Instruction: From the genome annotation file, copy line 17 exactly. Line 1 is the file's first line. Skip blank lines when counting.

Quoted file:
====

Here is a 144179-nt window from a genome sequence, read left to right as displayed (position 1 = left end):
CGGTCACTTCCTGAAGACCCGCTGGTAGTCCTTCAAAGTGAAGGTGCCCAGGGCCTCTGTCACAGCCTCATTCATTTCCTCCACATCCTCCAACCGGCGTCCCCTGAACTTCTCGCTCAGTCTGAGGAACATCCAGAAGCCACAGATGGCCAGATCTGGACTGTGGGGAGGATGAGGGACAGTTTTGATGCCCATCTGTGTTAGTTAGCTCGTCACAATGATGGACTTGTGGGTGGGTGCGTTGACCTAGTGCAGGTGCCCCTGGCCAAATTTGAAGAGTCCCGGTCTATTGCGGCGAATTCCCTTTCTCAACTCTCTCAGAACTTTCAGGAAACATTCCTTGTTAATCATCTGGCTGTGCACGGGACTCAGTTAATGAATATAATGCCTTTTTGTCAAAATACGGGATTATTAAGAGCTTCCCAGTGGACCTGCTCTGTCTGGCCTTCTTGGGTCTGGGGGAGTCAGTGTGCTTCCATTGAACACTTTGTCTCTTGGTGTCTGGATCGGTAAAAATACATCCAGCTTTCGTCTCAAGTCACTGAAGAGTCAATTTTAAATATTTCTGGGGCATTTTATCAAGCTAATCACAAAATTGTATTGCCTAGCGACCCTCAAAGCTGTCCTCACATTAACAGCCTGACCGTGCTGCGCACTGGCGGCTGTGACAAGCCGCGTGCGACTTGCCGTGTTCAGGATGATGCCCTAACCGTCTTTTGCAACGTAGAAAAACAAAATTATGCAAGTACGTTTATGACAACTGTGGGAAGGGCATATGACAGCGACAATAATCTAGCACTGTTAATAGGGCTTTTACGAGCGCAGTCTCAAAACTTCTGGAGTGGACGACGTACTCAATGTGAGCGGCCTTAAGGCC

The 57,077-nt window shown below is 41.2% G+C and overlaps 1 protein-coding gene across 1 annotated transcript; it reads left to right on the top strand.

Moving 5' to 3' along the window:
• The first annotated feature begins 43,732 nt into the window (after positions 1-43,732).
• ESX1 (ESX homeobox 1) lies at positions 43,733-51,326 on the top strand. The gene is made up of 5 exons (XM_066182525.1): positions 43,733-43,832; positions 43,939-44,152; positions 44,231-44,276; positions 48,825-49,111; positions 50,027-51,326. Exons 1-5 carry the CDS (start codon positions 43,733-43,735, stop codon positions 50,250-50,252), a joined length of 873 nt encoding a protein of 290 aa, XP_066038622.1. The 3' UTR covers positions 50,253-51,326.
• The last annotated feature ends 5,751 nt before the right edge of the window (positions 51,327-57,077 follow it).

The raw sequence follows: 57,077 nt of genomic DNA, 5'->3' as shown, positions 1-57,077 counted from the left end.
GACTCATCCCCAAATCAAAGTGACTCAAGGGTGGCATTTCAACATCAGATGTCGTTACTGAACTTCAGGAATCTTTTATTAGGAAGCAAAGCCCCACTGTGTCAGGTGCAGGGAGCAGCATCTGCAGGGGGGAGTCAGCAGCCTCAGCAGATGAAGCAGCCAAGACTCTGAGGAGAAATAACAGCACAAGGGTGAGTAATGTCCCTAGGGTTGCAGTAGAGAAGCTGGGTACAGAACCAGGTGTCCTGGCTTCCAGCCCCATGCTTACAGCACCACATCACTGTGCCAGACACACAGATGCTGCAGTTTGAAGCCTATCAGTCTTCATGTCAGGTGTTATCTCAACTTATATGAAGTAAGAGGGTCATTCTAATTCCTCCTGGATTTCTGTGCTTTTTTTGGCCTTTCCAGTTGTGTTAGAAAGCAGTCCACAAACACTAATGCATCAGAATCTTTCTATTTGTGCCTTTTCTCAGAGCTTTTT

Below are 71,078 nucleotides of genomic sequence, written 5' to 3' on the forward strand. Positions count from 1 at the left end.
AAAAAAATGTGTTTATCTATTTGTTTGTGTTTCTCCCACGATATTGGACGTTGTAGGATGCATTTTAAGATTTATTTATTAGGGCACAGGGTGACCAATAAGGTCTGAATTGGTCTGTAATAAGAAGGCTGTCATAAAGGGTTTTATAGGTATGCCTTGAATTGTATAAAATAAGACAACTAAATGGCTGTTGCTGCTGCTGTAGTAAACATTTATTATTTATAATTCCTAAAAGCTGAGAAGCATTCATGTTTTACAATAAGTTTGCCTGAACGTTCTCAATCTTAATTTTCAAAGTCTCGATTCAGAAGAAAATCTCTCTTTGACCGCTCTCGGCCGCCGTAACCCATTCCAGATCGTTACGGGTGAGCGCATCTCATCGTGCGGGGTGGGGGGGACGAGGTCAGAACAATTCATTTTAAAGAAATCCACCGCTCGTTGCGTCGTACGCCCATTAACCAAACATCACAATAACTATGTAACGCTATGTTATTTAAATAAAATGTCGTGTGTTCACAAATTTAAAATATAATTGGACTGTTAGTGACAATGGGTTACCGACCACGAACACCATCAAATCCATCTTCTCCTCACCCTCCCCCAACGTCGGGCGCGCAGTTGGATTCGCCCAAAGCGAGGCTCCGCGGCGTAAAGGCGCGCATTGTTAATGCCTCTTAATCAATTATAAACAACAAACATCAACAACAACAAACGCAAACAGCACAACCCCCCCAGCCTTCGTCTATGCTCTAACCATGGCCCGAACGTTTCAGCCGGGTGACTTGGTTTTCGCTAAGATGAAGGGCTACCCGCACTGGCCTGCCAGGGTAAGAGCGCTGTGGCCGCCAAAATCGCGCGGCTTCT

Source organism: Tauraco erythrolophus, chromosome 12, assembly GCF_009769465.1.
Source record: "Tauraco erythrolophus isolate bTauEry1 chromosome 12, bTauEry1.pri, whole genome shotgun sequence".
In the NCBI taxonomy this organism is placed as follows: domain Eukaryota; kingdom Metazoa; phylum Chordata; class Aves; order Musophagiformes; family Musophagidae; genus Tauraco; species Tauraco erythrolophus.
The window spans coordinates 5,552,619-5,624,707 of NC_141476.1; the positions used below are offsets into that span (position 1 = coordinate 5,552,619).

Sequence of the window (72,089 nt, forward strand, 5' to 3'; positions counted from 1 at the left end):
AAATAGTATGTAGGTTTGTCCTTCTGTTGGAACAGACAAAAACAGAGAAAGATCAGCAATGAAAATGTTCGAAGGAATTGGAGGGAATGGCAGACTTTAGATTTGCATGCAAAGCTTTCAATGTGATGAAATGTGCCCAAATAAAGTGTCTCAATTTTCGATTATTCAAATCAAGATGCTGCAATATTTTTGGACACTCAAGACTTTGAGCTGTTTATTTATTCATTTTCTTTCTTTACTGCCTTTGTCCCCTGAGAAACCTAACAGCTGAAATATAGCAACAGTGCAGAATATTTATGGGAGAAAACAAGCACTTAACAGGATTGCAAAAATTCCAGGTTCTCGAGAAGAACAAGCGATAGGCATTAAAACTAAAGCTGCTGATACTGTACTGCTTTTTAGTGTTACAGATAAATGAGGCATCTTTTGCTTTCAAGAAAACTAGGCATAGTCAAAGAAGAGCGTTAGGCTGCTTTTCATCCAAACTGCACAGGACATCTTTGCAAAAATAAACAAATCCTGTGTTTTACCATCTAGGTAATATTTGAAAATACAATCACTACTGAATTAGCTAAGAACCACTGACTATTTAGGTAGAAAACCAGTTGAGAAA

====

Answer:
AAATAGTATGTAGGTTTGTCCTTCTGTTGGAACAGACAAAAACAGAGAAAGATCAGCAATGAAAATGTTCGAAGGAATTGGAGGGAATGGCAGACTTTAGATTTGCATGCAAAGCTTTCAATGTGATGAAATGTGCCCAAATAAAGTGTCTCAATTTTCGATTATTCAAATCAAGATGCTGCAATATTTTTGGACACTCAAGACTTTGAGCTGTTTATTTATTCATTTTCTTTCTTTACTGCCTTTGTCCCCTGAGAAACCTAACAGCTGAAATATAGCAACAGTGCAGAATATTTATGGGAGAAAACAAGCACTTAACAGGATTGCAAAAATTCCAGGTTCTCGAGAAGAACAAGCGATAGGCATTAAAACTAAAGCTGCTGATACTGTACTGCTTTTTAGTGTTACAGATAAATGAGGCATCTTTTGCTTTCAAGAAAACTAGGCATAGTCAAAGAAGAGCGTTAGGCTGCTTTTCATCCAAACTGCACAGGACATCTTTGCAAAAATAAACAAATCCTGTGTTTTACCATCTAGGTAATATTTGAAAATACAATCACTACTGAATTAGCTAAGAACCACTGACTATTTAGGTAGAAAACCAGTTGAGAAA